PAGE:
"schedules...for each club." So I read that as meaning it doesn't matter how many games the player's specific club plays.

But I may be mistaken.
   35. SoSH U at work Posted: August 20, 2012 at 02:31 PM (#4212684)
But I may be mistaken.


I don't think you are.

I found this at BBRef:


What are the minimum requirements to lead a Rate Stat?

This is a bit of a dicey proposition as the standards have changed quite a bit throughout time. Here are how I computed them for the website. Thanks to Bill Deane, Gerry Myerson and Total Baseball for clarifying some of these issues.

Batting Average, OBP, Slugging Percentage, OPS

From 1957 to the present, a player must have 3.1 plate appearances per team game. Note however, that from 1967 to the present a player could lead if they still led after the necessary number of hitless plate appearances were added to their at bat total.



Note that team games are the average or expected number of games played in the league that year. So this could mean 162 even if a team only played 160 due to rainouts.

Emphasis mine.


I'd assume this also means Melky wouldn't get an additional 3 hitless ABs if the Giants play in a 1-game playoff.

   36. Bob T Posted: August 20, 2012 at 06:20 PM (#4213101)
In 1981, MLB awarded the NL batting title to Bill Madlock, who had just 320 PAs. The Pirates played 102 games that year, so that was enough. But there was debate over what the true number of "scheduled" games were. Since the number varied between teams, it was whatever number the teams finished with.
The Expos played 108 games in 1981.
   37. God Posted: August 20, 2012 at 07:13 PM (#4213148)
Parsing the language in the rule book seems fruitless when it's obvious that MLB is going to interpret the rule in whatever way seems convenient to do at the time, regardless of the wording of the actual rule. This has been the standard M.O. throughout the Selig era. Written rules that are inconvenient (i.e. outfield fences must be X number of feet away from home plate; advertisements cannot be put on uniforms; etc) get discarded basically whenever Bud feels like it.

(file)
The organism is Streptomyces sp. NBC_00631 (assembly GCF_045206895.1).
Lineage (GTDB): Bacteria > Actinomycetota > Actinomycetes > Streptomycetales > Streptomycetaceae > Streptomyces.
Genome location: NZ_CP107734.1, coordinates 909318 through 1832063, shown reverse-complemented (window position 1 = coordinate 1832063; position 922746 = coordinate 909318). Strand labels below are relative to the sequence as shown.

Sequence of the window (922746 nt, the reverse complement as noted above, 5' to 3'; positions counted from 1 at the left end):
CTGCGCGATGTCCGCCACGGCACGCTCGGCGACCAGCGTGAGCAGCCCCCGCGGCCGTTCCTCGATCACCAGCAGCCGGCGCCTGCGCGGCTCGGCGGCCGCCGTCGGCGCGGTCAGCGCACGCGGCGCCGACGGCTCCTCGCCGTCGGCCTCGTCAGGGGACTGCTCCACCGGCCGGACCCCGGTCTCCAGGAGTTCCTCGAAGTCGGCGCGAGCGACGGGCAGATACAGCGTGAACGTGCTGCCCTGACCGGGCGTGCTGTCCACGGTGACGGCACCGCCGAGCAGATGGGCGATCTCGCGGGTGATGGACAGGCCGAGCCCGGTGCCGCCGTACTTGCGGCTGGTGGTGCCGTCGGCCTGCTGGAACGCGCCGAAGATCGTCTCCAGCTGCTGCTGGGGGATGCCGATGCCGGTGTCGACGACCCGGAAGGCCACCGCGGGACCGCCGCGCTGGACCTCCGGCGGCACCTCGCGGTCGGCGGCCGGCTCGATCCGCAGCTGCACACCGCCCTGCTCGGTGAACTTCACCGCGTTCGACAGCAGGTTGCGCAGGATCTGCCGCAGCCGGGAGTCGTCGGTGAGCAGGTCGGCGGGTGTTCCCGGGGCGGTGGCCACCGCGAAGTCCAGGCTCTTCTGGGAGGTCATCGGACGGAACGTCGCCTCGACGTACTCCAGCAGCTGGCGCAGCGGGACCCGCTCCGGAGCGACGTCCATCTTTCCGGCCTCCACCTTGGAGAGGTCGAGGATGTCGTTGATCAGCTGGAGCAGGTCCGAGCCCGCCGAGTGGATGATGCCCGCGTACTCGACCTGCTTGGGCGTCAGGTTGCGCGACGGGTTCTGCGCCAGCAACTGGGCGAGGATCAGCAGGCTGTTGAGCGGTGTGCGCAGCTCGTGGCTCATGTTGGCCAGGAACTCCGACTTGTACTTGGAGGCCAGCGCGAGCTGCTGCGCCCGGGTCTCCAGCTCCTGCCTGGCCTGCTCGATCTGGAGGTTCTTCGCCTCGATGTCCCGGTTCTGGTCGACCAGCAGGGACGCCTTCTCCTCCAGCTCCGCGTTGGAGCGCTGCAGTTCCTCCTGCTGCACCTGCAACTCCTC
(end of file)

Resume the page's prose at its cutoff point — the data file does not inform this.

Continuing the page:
38. cercopithecus aethiops Posted: August 21, 2012 at 08:14 AM (#4213478)
In 1981, MLB awarded the NL batting title to Bill Madlock, who had just 320 PAs. The Pirates played 102 games that year, so that was enough. But there was debate over what the true number of "scheduled" games were. Since the number varied between teams, it was whatever number the teams finished with.
The Expos played 108 games in 1981.


This was obviously an exceptional situation and an ad hoc decision. In normal circumstances, the rule seems very clear that it's scheduled games. If it was supposed to be games played, it would say games played.

On the flip side, if the Giants have to play four tiebreakers before they get to the play-in game, then Melky will be eligible for the LDS, right?
   39. Lassus Posted: August 21, 2012 at 08:21 AM (#4213481)
Parsing the language in the rule book seems fruitless when it's obvious that MLB is going to interpret the rule in whatever way seems convenient to do at the time, regardless of the wording of the actual rule. This has been the standard M.O. throughout the Selig era.

Hasn't this kind of been the case in every era?
   40. Misirlou was a Buddhist prodigy Posted: August 21, 2012 at 08:28 AM (#4213484)
On the flip side, if the Giants have to play four tiebreakers before they get to the play-in game, then Melky will be eligible for the LDS, right?


maybe not.
   41. McCoy Posted: August 21, 2012 at 08:38 AM (#4213489)
How is a 163rd game not a scheduled game? The rule doesn't say to only count games that were scheduled before the season started.